US20100211456A1 (en) * 2002-11-22 2010-08-19 Accenture Global Services Gmbh Adaptive Marketing Using Insight Driven Customer Interaction
US20110015984A1 (en) * 2006-12-20 2011-01-20 John Galinos Methods and apparatus for implementing a promotional reward program
US20110106597A1 (en) * 2009-10-28 2011-05-05 Pushkart, Llc Methods And Systems For Offering Discounts
US20110144908A1 (en) * 2009-12-10 2011-06-16 Dorothy Cheong Method of locating nearby low priced items using a personal navigation device
US20110238476A1 (en) * 2010-03-23 2011-09-29 Michael Carr Location-based Coupons and Mobile Devices
US20120123854A1 (en) * 2010-11-16 2012-05-17 Disney Enterprises, Inc. Data mining to determine online user responses to broadcast messages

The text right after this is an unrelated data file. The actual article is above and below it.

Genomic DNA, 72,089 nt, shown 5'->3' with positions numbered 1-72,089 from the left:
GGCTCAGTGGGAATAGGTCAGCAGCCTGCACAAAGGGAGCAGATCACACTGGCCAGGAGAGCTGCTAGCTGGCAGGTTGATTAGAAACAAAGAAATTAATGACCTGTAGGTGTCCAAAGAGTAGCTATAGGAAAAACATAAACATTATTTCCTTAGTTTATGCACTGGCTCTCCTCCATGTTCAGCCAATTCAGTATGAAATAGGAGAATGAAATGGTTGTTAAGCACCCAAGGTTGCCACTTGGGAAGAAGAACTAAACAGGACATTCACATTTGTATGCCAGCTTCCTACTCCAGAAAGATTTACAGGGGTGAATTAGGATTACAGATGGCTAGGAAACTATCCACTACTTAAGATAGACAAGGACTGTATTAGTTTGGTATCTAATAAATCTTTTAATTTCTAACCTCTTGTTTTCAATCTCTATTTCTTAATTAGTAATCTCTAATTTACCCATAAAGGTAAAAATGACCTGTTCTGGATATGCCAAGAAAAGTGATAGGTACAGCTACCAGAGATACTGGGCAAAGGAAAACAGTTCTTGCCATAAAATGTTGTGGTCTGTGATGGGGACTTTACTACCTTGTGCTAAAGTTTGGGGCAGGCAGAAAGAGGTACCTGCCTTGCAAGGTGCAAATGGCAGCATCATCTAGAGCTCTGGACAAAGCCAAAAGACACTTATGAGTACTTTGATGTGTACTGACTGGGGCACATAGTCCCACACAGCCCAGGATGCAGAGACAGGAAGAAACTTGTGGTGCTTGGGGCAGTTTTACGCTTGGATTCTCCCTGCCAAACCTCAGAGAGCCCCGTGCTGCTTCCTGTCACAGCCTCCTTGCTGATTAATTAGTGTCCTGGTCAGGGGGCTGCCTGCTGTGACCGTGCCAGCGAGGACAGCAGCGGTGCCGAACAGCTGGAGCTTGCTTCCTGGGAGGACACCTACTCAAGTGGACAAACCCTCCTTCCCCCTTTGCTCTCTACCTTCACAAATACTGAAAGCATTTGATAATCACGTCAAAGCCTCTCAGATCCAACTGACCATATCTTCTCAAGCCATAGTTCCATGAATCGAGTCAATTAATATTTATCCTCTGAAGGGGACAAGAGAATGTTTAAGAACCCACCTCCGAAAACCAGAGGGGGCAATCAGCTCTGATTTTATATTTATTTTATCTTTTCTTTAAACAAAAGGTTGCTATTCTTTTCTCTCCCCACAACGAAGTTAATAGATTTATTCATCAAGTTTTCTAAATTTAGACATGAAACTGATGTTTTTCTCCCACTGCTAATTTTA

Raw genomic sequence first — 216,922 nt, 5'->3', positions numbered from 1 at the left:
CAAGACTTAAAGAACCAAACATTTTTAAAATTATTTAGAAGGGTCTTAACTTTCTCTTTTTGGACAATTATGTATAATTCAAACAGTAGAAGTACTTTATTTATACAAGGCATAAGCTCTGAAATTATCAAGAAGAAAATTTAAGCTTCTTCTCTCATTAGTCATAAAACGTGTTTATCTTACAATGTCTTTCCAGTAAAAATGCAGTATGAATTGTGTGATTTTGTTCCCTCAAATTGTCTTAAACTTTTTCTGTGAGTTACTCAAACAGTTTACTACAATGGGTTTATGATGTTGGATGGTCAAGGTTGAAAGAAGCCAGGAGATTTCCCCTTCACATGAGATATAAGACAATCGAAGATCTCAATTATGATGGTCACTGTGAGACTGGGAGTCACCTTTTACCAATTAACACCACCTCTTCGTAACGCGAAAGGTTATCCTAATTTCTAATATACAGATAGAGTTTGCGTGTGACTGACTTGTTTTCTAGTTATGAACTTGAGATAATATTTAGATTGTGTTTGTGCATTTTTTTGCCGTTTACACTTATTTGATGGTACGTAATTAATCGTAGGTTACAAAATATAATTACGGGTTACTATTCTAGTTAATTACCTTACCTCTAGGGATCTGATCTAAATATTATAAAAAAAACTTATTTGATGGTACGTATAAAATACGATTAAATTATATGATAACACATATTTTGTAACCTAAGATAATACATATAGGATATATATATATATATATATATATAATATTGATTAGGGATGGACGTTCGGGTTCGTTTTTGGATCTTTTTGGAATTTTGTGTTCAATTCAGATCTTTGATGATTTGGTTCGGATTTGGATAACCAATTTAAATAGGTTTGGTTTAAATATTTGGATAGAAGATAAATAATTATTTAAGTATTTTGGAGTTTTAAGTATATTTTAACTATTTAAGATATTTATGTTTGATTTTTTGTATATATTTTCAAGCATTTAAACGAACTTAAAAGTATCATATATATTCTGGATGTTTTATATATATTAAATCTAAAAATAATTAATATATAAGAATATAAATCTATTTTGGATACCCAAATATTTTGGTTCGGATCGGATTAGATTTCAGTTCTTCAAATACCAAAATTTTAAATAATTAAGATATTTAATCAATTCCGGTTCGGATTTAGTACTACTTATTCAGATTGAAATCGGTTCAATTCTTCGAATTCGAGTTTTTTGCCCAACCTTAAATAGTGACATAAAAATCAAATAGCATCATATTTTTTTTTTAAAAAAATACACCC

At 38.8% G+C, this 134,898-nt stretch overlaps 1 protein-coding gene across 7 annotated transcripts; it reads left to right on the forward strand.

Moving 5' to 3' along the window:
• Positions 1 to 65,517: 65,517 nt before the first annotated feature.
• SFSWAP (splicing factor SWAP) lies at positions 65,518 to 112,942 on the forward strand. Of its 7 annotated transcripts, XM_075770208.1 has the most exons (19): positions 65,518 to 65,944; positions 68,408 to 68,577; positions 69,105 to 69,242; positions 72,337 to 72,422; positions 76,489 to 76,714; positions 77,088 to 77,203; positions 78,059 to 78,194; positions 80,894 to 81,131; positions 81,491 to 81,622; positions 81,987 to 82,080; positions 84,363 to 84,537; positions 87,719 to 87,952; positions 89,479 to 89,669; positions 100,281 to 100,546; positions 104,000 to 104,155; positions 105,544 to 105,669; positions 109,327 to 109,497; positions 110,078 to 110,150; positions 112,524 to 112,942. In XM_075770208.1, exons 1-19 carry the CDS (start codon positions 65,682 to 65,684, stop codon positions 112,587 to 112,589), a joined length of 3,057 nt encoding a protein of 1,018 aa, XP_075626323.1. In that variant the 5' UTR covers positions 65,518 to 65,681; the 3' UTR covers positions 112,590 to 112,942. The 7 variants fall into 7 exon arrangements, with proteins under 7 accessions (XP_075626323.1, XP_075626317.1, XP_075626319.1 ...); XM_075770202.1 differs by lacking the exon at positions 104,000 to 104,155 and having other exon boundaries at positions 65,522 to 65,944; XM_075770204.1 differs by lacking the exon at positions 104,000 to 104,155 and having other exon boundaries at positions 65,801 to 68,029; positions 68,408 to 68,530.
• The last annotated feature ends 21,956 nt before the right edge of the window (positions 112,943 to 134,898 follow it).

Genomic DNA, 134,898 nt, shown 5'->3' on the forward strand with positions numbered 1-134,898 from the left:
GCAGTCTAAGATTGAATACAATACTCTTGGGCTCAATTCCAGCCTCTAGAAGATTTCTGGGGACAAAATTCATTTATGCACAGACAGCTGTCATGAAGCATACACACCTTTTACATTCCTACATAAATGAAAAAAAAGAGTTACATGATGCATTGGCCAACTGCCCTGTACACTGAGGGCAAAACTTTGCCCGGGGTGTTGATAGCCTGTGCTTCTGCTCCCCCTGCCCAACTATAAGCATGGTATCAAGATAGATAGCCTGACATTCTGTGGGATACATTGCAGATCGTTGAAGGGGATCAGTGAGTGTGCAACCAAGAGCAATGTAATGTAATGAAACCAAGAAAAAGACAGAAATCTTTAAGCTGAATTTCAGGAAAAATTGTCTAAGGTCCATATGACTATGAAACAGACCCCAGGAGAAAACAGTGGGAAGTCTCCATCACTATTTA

US20120205436A1 (en) * 2011-02-16 2012-08-16 Augme Technologies, Inc. System for enhanced barcode decoding and image recognition and method therefor
US20120246003A1 (en) * 2011-03-21 2012-09-27 Hart Gregory M Advertisement Service
US20120253906A1 (en) * 2011-03-28 2012-10-04 Monty Lapica Automated payment system providing discounted pricing for variably priced goods or services
US20130179276A1 (en) * 2012-01-10 2013-07-11 Scott Wheelon Key tag mailer and method for delivering advertisement information

Family Cites Families (12)

* Cited by examiner, † Cited by third party
Publication number Priority date Publication date Assignee Title
KR20040024422A (en) * 2002-09-13 2004-03-20 (주)에스티게이트 System for operating ad using product coupon
US8301494B2 (en) * 2003-09-11 2012-10-30 Catalina Marketing Corporation Method and system for managing inventory and promotions campaign based on redemption data
US20070038516A1 (en) * 2005-08-13 2007-02-15 Jeff Apple Systems, methods, and computer program products for enabling an advertiser to measure user viewing of and response to an advertisement